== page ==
This weeks blog is another expert guest author providing further insight for runners and cyclists. Thrilled to have Elliot from Gunsmith Fitness providing the following advice with strength training for runners and cyclists.
Why runners & cyclists need to include strength training
Running or cycling alone are already pretty solid exercises so it may not occur to you to supplement either with strength training, but it’s actually a great idea. Stronger muscles and bones go a long way in helping to prevent injury. It also means increases in strength, power, endurance, speed, and flexibility – so you’ll be stronger, faster, and more efficient runner or cyclist.
But we don’t mean for you to start lifting very heavy weights at the gym now. Strength training that may be ideal for you is a different thing than strength training for, say, a power-lifting athlete. While a stronger upper-body means a more stable core and better form, you’ll need to focus less on
bigger muscles on your chest and arms. But focus more on key group muscles that help your balance and keep you moving forward.
Most effective strength exercises for runners and cyclists
Here are some of the most effective and helpful strength exercises for runners and cyclists:
Place your left knee and hand on a bench, and keep your body horizontal. Take a dumbbell in your right hand, and extend your arm towards the floor. Slowly pull the weight towards you, keeping your elbows close to your waist. Slowly lower back to the start position.
Sit on a bench with the heels of your hands on the edge for support. Bend your elbows as you slowly lower yourself down. Slowly push yourself back up, and avoid relying on your legs to do so.
Lay face down on a flat surface, hands on either side of your chest, toes tucked under. Slowly push down with your hands and raise your body off the floor. Keep your body straight and avoid stretching your neck. When your arms are fully extended, slowly lower yourself back down. Make sure you don’t lock your elbows once you’ve fully extended your arms, and don’t lower yourself all the way back down before pushing up again.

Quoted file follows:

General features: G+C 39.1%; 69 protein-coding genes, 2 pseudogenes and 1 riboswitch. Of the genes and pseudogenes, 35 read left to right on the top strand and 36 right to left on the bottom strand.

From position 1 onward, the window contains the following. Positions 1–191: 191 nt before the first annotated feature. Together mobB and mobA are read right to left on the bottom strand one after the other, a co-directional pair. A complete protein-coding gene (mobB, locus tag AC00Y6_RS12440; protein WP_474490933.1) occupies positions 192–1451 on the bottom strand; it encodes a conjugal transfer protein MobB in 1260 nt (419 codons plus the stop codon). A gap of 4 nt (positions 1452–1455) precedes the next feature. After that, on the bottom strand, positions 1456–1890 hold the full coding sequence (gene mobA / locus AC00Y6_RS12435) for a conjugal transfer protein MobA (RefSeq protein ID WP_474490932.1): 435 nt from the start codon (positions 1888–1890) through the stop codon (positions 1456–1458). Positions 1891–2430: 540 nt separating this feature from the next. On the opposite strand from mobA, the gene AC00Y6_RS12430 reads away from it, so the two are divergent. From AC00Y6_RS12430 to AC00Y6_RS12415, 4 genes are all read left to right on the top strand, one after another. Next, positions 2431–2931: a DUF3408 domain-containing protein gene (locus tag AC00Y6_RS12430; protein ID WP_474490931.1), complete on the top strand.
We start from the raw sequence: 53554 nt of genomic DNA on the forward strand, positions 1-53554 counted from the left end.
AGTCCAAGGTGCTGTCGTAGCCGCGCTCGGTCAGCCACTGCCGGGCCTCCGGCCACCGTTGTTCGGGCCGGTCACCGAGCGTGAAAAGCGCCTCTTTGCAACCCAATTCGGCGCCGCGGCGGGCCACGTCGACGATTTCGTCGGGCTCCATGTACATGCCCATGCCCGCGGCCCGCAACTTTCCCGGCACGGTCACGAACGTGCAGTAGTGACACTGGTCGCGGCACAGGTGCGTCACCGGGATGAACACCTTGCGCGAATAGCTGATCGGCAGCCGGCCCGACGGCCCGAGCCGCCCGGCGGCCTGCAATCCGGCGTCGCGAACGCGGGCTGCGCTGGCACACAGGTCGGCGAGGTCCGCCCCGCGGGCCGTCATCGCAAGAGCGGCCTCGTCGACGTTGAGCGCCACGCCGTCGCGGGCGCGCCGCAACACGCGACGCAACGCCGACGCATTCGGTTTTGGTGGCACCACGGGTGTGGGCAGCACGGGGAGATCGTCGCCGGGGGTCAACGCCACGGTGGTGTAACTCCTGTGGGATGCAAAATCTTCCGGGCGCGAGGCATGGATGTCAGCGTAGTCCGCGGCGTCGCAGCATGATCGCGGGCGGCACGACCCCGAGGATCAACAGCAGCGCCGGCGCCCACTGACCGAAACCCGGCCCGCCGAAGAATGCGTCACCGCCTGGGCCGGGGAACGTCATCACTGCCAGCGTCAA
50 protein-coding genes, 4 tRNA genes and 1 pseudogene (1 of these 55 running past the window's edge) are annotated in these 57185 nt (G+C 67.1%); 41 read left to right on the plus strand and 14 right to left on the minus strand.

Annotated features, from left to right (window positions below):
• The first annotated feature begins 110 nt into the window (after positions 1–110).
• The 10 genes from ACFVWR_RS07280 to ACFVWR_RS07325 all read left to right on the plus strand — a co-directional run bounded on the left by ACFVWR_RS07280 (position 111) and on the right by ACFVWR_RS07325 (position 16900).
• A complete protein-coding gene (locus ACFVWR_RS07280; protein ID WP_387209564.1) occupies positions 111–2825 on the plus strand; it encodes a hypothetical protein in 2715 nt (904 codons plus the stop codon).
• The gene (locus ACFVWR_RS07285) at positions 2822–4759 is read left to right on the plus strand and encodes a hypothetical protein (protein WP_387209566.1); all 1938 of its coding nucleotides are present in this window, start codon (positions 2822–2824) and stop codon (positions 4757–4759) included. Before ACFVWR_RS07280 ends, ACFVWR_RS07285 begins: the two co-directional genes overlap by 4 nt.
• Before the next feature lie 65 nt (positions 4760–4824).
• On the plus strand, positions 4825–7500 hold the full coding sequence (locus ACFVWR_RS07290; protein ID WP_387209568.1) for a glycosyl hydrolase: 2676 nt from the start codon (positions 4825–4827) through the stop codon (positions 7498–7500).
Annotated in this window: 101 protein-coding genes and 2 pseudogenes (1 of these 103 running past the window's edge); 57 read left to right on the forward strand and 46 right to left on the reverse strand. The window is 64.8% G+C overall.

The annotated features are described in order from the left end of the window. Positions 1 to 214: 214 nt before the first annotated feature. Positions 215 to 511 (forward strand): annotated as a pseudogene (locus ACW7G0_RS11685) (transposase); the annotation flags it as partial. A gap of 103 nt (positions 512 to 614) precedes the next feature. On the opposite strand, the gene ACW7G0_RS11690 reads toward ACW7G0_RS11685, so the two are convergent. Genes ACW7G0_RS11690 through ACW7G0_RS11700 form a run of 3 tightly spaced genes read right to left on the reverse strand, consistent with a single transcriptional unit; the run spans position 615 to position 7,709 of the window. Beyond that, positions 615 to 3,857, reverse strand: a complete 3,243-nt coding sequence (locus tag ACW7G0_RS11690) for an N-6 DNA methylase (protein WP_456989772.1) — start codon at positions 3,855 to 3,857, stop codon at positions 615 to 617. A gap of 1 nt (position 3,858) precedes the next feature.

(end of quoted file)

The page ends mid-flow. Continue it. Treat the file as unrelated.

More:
Stand in front of a bench, or a box strong enough to hold your weight. Place one foot on to the bench. Push off from your rear leg to step up and bring it to a high knee position. Lower it back down to the floor without touching the bench or box. Repeat this for a few times, then switch sides. When you’re bringing your knee up, think of it as moving your hips forward, rather than pulling forward with your knee.
Stand with feet slightly wider than hip-width apart, toes slightly pointing outwards. Lower yourself down, making sure to bend at the knee and hip, as if you’re about to sit down. Once you’re close to a sitting position, push through your heels and bring yourself up to a standing position. When you’re lowering yourself, be sure to keep your chest up and your knees over your ankles. Squats are also very important to weightlifters, so if you ever choose to focus on lifting heavy weights in the future, you’ve already got a great foundation.
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Benefits of Strength training for runners and cyclists
These exercises are great for developing muscles in your upper and lower body. This allows you to maintain a better upright position, inject more power into each stride, and go on longer. Add variety by incorporating dumbbells or kettle bells into these exercises.
For more training tips see our guide to core exercises for triathletes.
About the author
Elliot Robinson is an international fitness model and a competitive athlete. When he’s not working towards competing at the Arnold Classic in Barcelona, he writes for Gunsmith fitness.